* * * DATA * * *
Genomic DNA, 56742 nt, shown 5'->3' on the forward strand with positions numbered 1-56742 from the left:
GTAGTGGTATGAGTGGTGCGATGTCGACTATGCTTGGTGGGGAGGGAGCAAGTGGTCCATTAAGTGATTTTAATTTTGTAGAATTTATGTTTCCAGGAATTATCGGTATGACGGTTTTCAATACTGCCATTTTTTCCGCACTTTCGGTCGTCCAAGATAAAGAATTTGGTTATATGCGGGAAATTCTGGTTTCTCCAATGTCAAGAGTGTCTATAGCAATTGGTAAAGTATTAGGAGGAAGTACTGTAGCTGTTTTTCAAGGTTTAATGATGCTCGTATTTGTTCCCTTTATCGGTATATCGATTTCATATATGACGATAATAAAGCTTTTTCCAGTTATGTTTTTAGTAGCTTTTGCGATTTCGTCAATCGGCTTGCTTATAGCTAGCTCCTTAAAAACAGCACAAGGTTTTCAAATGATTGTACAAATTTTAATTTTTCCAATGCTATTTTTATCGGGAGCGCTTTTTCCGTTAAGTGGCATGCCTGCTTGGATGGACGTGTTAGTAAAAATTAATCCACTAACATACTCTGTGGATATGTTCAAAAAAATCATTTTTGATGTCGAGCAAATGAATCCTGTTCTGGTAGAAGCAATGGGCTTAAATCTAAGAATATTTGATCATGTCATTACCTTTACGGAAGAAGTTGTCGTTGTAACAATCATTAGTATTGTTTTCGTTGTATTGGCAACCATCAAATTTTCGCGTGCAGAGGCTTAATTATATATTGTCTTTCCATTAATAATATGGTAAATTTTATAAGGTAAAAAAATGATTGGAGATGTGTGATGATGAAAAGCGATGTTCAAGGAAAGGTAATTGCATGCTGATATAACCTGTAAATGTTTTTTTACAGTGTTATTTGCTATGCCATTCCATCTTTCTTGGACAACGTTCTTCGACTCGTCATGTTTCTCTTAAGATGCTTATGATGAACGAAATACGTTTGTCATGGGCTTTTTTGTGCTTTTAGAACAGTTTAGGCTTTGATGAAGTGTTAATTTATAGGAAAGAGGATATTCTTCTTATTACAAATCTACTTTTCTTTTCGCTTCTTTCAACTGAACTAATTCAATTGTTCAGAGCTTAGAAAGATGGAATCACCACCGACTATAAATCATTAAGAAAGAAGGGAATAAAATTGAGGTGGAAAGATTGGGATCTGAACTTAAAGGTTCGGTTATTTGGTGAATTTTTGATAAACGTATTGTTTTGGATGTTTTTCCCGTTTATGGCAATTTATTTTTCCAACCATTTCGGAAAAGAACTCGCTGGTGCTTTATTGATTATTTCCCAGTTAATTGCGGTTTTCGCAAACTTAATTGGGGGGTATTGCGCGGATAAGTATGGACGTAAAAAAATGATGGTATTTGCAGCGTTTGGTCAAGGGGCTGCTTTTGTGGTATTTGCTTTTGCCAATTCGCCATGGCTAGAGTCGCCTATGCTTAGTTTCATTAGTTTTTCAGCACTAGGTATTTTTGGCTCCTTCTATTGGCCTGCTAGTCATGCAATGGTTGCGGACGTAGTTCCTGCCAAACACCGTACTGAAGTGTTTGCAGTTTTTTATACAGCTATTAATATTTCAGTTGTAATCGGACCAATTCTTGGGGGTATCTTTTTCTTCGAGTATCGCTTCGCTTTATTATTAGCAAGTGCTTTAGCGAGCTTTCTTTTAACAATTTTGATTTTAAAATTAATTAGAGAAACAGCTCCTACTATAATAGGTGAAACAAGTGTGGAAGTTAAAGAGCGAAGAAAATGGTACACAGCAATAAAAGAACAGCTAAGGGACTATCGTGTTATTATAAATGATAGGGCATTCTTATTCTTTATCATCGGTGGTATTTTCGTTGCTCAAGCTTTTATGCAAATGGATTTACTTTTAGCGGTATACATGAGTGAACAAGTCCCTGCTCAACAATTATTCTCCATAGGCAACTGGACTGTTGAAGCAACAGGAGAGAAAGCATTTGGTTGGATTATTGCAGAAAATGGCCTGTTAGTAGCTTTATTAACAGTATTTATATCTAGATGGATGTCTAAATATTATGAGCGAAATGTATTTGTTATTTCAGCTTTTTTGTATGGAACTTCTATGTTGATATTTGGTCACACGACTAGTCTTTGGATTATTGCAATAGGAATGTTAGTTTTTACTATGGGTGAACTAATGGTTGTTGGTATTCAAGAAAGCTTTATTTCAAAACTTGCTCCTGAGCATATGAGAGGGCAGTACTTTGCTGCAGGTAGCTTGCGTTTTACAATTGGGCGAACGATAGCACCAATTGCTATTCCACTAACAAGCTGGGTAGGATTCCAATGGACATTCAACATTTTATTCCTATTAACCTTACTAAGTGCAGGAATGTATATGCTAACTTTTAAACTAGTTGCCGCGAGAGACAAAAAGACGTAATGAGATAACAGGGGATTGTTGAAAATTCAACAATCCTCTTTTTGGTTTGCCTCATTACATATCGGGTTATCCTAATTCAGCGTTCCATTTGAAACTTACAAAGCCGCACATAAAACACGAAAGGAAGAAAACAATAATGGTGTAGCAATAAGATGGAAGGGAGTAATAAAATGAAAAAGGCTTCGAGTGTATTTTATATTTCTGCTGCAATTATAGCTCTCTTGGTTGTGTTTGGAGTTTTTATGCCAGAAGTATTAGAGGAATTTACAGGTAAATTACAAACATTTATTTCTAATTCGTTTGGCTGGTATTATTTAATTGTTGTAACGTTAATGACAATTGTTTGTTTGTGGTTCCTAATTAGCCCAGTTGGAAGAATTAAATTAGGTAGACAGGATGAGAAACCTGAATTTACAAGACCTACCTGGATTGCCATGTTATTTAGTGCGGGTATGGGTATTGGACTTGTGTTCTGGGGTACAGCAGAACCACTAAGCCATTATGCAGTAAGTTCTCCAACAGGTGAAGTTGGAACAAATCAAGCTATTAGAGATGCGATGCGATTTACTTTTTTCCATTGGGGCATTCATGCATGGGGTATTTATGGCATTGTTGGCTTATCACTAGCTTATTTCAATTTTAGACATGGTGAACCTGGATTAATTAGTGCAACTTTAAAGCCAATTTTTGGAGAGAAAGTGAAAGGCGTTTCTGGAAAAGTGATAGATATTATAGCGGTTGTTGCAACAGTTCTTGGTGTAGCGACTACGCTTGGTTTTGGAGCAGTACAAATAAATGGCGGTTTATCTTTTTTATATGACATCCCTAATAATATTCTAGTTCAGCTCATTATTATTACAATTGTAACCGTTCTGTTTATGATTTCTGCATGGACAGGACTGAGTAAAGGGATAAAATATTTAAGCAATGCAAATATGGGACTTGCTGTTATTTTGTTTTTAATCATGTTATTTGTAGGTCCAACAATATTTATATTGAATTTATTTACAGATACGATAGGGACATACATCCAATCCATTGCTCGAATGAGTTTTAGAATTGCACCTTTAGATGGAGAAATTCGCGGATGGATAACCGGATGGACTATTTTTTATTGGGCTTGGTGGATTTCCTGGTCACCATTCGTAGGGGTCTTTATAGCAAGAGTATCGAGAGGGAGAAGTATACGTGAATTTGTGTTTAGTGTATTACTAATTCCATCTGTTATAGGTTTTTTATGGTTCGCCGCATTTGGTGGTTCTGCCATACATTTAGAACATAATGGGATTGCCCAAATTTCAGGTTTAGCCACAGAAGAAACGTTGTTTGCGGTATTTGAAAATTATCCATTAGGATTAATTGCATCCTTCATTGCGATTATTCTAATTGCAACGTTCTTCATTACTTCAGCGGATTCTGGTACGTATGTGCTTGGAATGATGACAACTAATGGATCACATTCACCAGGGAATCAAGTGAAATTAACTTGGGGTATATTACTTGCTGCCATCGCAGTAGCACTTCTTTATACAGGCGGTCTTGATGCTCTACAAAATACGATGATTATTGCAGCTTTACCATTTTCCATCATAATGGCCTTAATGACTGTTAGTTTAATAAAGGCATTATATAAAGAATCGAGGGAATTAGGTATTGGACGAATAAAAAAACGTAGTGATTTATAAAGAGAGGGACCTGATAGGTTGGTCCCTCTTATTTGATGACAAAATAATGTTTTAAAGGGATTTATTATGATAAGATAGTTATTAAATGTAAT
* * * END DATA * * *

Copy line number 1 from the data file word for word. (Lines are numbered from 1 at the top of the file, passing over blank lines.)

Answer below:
Genomic DNA, 56742 nt, shown 5'->3' on the forward strand with positions numbered 1-56742 from the left: